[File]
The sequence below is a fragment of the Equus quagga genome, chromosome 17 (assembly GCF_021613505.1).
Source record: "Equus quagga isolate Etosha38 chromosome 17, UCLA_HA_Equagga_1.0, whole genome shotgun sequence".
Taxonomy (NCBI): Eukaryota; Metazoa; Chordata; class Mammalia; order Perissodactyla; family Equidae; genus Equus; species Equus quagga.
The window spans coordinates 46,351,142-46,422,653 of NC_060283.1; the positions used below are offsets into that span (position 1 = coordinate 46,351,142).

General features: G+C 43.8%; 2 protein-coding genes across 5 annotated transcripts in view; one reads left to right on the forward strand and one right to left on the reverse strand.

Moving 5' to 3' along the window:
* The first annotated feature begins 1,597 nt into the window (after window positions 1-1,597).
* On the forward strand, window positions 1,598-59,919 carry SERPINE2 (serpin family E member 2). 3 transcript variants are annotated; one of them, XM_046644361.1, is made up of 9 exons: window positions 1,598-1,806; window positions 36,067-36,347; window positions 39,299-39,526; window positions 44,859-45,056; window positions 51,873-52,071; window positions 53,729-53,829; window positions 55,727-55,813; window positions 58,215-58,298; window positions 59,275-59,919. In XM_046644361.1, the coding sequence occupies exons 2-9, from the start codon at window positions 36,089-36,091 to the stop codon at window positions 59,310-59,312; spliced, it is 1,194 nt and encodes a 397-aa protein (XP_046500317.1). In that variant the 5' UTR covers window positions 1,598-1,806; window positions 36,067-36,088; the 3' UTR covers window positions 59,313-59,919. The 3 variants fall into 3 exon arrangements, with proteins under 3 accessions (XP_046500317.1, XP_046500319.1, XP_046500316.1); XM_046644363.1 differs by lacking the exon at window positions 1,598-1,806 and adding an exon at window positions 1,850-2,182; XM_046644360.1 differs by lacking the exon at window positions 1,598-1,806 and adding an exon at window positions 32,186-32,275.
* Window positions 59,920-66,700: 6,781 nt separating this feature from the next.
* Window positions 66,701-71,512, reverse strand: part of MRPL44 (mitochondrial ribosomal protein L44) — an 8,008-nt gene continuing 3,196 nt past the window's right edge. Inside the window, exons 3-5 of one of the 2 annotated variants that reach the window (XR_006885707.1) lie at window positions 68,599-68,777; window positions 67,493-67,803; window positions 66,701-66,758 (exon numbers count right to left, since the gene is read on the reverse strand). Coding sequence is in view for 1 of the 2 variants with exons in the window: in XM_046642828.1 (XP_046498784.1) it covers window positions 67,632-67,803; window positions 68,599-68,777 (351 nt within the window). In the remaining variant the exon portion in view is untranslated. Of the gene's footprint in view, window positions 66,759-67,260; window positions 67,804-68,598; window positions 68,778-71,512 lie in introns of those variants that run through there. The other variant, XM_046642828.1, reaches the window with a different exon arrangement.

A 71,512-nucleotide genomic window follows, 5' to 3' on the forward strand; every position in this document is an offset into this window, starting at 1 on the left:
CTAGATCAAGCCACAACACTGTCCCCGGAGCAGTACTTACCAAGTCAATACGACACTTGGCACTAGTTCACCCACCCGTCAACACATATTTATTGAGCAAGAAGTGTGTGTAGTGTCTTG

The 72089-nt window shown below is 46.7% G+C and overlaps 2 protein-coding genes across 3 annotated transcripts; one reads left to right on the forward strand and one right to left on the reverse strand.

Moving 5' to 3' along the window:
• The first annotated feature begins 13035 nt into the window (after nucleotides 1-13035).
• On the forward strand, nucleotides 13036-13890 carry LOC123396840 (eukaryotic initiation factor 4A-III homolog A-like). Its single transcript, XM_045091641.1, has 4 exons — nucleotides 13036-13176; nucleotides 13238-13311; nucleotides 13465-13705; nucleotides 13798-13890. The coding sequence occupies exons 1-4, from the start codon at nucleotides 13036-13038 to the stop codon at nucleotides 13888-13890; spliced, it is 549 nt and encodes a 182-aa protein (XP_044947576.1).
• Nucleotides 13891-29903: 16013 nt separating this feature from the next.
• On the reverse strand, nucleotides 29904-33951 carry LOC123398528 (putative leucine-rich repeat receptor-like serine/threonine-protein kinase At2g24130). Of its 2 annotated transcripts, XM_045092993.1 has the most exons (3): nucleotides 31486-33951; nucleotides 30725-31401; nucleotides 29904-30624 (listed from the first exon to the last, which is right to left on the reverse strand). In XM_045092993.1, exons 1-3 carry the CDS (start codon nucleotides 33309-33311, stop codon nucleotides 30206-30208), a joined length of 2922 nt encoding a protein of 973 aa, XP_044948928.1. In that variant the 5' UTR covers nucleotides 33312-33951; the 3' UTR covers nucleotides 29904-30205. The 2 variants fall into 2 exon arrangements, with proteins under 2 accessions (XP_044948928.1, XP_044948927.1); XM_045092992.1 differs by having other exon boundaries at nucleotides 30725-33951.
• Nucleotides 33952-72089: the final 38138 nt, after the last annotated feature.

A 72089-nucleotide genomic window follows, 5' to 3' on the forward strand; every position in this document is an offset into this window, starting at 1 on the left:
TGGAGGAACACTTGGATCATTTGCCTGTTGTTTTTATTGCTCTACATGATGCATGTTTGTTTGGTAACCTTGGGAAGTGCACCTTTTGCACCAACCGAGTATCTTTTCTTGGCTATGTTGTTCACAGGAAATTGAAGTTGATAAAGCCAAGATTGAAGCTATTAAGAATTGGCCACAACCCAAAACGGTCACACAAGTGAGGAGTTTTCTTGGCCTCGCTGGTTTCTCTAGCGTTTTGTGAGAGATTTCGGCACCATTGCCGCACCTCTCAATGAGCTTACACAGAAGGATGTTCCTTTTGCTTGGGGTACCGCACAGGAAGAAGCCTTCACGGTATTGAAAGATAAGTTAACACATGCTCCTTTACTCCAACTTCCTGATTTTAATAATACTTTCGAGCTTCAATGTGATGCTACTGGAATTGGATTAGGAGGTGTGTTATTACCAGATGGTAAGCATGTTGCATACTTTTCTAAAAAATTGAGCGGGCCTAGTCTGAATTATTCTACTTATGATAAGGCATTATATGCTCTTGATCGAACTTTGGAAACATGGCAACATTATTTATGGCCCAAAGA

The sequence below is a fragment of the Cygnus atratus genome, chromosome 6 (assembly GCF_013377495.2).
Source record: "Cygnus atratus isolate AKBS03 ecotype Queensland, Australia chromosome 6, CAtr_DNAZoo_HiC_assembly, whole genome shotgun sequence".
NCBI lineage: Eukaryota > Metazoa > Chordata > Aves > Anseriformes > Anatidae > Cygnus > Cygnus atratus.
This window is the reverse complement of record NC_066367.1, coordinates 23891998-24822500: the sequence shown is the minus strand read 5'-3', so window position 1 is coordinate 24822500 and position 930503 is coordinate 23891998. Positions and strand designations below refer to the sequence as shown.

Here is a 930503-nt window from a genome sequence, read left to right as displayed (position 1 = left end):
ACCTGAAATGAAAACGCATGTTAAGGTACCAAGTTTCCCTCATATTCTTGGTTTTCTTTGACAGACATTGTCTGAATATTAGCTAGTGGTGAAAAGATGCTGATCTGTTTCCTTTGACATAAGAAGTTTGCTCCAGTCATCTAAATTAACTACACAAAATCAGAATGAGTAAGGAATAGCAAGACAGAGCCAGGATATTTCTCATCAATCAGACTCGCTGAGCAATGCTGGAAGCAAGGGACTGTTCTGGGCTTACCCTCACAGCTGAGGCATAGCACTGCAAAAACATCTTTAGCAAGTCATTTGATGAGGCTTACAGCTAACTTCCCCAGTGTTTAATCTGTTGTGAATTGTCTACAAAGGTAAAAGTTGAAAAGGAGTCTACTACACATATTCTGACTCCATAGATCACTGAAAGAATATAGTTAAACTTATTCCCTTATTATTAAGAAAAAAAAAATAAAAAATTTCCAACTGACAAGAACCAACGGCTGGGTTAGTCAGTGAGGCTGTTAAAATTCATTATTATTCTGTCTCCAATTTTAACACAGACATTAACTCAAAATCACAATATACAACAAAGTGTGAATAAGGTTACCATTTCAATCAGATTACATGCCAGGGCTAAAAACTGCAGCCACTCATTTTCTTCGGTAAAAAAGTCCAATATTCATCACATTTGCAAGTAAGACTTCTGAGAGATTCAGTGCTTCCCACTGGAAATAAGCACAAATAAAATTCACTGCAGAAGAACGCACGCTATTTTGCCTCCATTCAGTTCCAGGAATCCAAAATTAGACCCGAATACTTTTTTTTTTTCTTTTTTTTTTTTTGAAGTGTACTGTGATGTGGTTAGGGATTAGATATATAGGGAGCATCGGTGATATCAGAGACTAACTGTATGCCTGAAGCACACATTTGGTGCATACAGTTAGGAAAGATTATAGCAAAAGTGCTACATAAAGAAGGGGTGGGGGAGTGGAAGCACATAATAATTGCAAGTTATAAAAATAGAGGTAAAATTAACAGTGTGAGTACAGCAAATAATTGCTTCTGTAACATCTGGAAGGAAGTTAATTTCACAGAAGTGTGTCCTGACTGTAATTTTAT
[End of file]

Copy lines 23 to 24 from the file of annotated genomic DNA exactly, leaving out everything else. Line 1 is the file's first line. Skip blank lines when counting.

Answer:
Source record: "Cygnus atratus isolate AKBS03 ecotype Queensland, Australia chromosome 6, CAtr_DNAZoo_HiC_assembly, whole genome shotgun sequence".
NCBI lineage: Eukaryota > Metazoa > Chordata > Aves > Anseriformes > Anatidae > Cygnus > Cygnus atratus.